Define your hiring needs. What results do you want from the hire?
Before you can hire your ideal candidate, you should know what they look like. In the first step of the hiring method, create a “scorecard” that defines your intention for the job position, and the qualifications needed for a hire to succeed. This isn’t just a list of job requirements, but a careful description of how you hope this new hire will fit in and contribute to the business.
The scorecard asks you to write about three core elements of the job: its mission, the expected outcomes, and the preferred competencies of the hire.
First, define the mission of the job. What are you trying to accomplish by filling this position? Maybe you need a beautifully designed website or a hilarious script for an advertisement, but be specific and detailed. This way, you understand that you need a candidate who can accomplish this specific mission with excellence, whether it be a seasoned web-designer or copywriter, instead of a generalist who is good at everything.
Second, describe the sort of outcomes and results you hope to see after the hire has completed their work. By defining the expected outcomes and the timeframe you need them finished by, unfit candidates may sort themselves out of the running.
Third, consider what specific competencies you think would help a candidate achieve these outcomes. These may describe the specific way you’d like the hire to achieve these outcomes. The authors give examples of the types of competencies exhibited by ideal hires. An “efficient” hire performs quickly and well without much distraction. An “honest” hire is truthful and sincere, straightforward about their mistakes. Other qualities considered competencies include: “organization”, “aggressiveness”, “follow-through”, “intelligence”, “analytical skill”, “detail-oriented”, “persistent”, and “productive”.
To find the best candidates, don’t wait for when you immediately need to fill the job. Keep a healthy pool of network referrals by offering employees incentives for tipping off great hires.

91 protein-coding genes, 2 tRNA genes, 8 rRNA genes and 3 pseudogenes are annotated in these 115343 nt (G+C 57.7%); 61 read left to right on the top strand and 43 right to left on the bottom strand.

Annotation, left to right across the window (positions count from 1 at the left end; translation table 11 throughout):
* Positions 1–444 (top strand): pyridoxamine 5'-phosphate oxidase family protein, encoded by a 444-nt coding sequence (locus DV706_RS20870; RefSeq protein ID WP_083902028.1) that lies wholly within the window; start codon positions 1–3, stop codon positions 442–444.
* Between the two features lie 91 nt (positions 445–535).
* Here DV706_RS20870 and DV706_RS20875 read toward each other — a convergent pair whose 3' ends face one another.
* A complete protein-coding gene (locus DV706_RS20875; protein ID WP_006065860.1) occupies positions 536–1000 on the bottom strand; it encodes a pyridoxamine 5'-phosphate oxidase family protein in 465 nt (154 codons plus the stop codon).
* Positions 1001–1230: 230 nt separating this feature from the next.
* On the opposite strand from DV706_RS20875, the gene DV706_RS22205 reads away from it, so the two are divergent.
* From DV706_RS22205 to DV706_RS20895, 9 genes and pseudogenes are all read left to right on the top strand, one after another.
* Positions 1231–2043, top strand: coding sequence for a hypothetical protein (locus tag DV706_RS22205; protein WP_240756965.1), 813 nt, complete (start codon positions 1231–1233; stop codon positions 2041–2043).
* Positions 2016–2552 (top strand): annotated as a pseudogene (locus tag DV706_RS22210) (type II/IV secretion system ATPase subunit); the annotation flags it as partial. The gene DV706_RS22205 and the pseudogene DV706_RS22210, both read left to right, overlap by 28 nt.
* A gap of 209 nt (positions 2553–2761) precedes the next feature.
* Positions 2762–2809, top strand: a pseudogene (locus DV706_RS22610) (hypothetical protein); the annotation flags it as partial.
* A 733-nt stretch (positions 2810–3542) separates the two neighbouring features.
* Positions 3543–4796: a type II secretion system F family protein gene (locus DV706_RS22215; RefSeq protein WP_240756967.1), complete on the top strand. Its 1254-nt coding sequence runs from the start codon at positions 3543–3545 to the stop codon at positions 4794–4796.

After you’ve understood who you’re looking for, you can start fishing for the best candidates.
The authors explain that as a hiring manager, it’s wise to maintain a pool of potential candidates even when there’s no immediate need to fill the job. An easy way to do this is by contacting great talents in your network each week and ask for referrals to another talent. The authors found this system of network referral to be an incredibly reliable way to find the best addition to a team. As a benchmark, keep a list of about 30 great people that you could offer the position to if it opened.
To encourage more staff referrals, companies can give bonuses to members who point you to qualified candidates. Similarly, your company could offer incentives to friends of the firm for referring good people.
Beyond referrals, recruiters can be an excellent way to search for talent. Both external recruits, who interview prospects, and recruiting researchers, who investigate the market and offer a list of names, can be incredible assets. Make sure, however, that they completely understand the needs of your business and ideally, the needs as detailed on your scorecard in step one.
To keep track of your talent pool, devise a system that keeps them all in order, whether it be a box of index cards with names of a high-tech database. Contact these strong candidates and note when you reached out. Following up keeps them interested and more likely to listen when you come to them with a job offer.
Select the perfect candidate by using a diligent interviewing system and pressing for the answers you need.
After you’ve assembled a reliable pool of candidates, it’s time to examine each person individually through a diligent interview process. The authors advise practicing a four-step interview process, progressively deepening your understanding of the person, and getting a sense of the candidate from all angles.
Start with a brief telephone call, or what the authors call a screening. This way, you can understand if the candidate is really interested and whether their career goals are aligned with the position. Ask them about their goals, their strongest professional skills, and how their previous five bosses would rate their performance. By directly asking them about their confidence in their performance, you can weed out candidates that don’t quite fit the bill.
The authors emphasize the next stage of interviews is essential. Every hour, they write, saves even more time later as you eliminate the candidates who cannot meet the requirements of the job.
In this interview, called TopGrading by the authors, you want to understand the complete history of the work candidate so you have all the information about who they are as a worker. Ask about each job in this person’s career, from the beginning to the most recent. Then, ask about what they were hired to do, and whether they feel proud of their accomplishments at each stage. Ask who they worked with, whether they liked it, and why they eventually left the job. By pressing for these specific details, you can learn everything you need to know from the candidates themselves.